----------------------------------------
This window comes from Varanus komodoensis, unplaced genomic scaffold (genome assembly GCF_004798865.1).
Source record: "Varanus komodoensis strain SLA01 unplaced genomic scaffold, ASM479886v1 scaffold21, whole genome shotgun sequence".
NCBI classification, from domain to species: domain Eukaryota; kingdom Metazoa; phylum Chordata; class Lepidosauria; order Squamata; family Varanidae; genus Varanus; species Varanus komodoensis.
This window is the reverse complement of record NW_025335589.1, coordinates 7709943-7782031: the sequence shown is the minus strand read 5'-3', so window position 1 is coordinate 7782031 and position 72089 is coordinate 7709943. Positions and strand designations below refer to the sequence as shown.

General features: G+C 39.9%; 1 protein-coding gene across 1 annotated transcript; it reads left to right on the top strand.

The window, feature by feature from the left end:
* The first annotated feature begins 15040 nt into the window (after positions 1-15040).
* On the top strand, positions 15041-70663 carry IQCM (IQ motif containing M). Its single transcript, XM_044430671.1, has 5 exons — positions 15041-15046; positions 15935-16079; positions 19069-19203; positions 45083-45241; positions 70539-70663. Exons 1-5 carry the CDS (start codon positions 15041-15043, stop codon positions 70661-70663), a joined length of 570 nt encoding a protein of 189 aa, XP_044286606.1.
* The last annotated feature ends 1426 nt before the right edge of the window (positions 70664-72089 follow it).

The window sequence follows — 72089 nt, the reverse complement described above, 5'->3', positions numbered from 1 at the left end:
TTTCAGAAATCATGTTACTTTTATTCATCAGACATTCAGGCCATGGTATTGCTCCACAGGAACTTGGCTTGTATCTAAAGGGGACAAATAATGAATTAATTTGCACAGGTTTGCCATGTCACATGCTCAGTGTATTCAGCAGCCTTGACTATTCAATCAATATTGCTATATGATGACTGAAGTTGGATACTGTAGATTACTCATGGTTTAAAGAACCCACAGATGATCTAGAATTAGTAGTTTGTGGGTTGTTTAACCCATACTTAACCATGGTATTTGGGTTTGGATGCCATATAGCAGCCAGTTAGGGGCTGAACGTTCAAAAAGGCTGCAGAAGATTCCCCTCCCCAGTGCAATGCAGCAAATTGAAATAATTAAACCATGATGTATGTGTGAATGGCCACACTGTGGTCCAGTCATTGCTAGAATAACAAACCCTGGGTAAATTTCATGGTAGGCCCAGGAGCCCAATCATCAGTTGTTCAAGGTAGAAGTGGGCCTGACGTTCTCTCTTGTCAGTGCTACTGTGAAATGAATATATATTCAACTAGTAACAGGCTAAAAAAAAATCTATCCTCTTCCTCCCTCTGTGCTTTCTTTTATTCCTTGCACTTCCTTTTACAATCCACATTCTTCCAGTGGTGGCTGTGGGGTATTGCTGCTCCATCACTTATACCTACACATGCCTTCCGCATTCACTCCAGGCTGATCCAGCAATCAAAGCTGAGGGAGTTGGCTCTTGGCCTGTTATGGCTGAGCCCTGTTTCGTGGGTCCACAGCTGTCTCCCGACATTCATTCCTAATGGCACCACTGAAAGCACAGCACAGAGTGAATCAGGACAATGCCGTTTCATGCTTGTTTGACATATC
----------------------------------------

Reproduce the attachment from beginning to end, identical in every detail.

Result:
This window comes from Varanus komodoensis, unplaced genomic scaffold (genome assembly GCF_004798865.1).
Source record: "Varanus komodoensis strain SLA01 unplaced genomic scaffold, ASM479886v1 scaffold21, whole genome shotgun sequence".
NCBI classification, from domain to species: domain Eukaryota; kingdom Metazoa; phylum Chordata; class Lepidosauria; order Squamata; family Varanidae; genus Varanus; species Varanus komodoensis.
This window is the reverse complement of record NW_025335589.1, coordinates 7709943-7782031: the sequence shown is the minus strand read 5'-3', so window position 1 is coordinate 7782031 and position 72089 is coordinate 7709943. Positions and strand designations below refer to the sequence as shown.

General features: G+C 39.9%; 1 protein-coding gene across 1 annotated transcript; it reads left to right on the top strand.

The window, feature by feature from the left end:
* The first annotated feature begins 15040 nt into the window (after positions 1-15040).
* On the top strand, positions 15041-70663 carry IQCM (IQ motif containing M). Its single transcript, XM_044430671.1, has 5 exons — positions 15041-15046; positions 15935-16079; positions 19069-19203; positions 45083-45241; positions 70539-70663. Exons 1-5 carry the CDS (start codon positions 15041-15043, stop codon positions 70661-70663), a joined length of 570 nt encoding a protein of 189 aa, XP_044286606.1.
* The last annotated feature ends 1426 nt before the right edge of the window (positions 70664-72089 follow it).

The window sequence follows — 72089 nt, the reverse complement described above, 5'->3', positions numbered from 1 at the left end:
TTTCAGAAATCATGTTACTTTTATTCATCAGACATTCAGGCCATGGTATTGCTCCACAGGAACTTGGCTTGTATCTAAAGGGGACAAATAATGAATTAATTTGCACAGGTTTGCCATGTCACATGCTCAGTGTATTCAGCAGCCTTGACTATTCAATCAATATTGCTATATGATGACTGAAGTTGGATACTGTAGATTACTCATGGTTTAAAGAACCCACAGATGATCTAGAATTAGTAGTTTGTGGGTTGTTTAACCCATACTTAACCATGGTATTTGGGTTTGGATGCCATATAGCAGCCAGTTAGGGGCTGAACGTTCAAAAAGGCTGCAGAAGATTCCCCTCCCCAGTGCAATGCAGCAAATTGAAATAATTAAACCATGATGTATGTGTGAATGGCCACACTGTGGTCCAGTCATTGCTAGAATAACAAACCCTGGGTAAATTTCATGGTAGGCCCAGGAGCCCAATCATCAGTTGTTCAAGGTAGAAGTGGGCCTGACGTTCTCTCTTGTCAGTGCTACTGTGAAATGAATATATATTCAACTAGTAACAGGCTAAAAAAAAATCTATCCTCTTCCTCCCTCTGTGCTTTCTTTTATTCCTTGCACTTCCTTTTACAATCCACATTCTTCCAGTGGTGGCTGTGGGGTATTGCTGCTCCATCACTTATACCTACACATGCCTTCCGCATTCACTCCAGGCTGATCCAGCAATCAAAGCTGAGGGAGTTGGCTCTTGGCCTGTTATGGCTGAGCCCTGTTTCGTGGGTCCACAGCTGTCTCCCGACATTCATTCCTAATGGCACCACTGAAAGCACAGCACAGAGTGAATCAGGACAATGCCGTTTCATGCTTGTTTGACATATC